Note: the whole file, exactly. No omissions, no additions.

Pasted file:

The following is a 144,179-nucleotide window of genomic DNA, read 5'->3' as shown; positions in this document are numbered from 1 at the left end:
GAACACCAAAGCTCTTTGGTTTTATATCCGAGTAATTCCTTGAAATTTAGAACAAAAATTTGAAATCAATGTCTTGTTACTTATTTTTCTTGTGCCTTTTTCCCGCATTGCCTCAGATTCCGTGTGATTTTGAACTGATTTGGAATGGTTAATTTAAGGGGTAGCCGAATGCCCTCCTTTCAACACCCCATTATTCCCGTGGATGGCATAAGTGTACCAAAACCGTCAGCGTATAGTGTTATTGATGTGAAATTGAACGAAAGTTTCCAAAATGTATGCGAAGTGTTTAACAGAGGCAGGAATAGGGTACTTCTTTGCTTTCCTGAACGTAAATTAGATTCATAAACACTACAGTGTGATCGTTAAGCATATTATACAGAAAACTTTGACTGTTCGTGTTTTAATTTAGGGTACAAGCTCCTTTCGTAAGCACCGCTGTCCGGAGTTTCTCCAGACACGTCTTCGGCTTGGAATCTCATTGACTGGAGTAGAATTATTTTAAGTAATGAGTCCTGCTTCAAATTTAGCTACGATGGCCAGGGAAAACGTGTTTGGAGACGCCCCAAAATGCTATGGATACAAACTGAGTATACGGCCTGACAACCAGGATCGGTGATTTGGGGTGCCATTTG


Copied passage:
The following is a 144,179-nucleotide window of genomic DNA, read 5'->3' as shown; positions in this document are numbered from 1 at the left end:
GAACACCAAAGCTCTTTGGTTTTATATCCGAGTAATTCCTTGAAATTTAGAACAAAAATTTGAAATCAATGTCTTGTTACTTATTTTTCTTGTGCCTTTTTCCCGCATTGCCTCAGATTCCGTGTGATTTTGAACTGATTTGGAATGGTTAATTTAAGGGGTAGCCGAATGCCCTCCTTTCAACACCCCATTATTCCCGTGGATGGCATAAGTGTACCAAAACCGTCAGCGTATAGTGTTATTGATGTGAAATTGAACGAAAGTTTCCAAAATGTATGCGAAGTGTTTAACAGAGGCAGGAATAGGGTACTTCTTTGCTTTCCTGAACGTAAATTAGATTCATAAACACTACAGTGTGATCGTTAAGCATATTATACAGAAAACTTTGACTGTTCGTGTTTTAATTTAGGGTACAAGCTCCTTTCGTAAGCACCGCTGTCCGGAGTTTCTCCAGACACGTCTTCGGCTTGGAATCTCATTGACTGGAGTAGAATTATTTTAAGTAATGAGTCCTGCTTCAAATTTAGCTACGATGGCCAGGGAAAACGTGTTTGGAGACGCCCCAAAATGCTATGGATACAAACTGAGTATACGGCCTGACAACCAGGATCGGTGATTTGGGGTGCCATTTG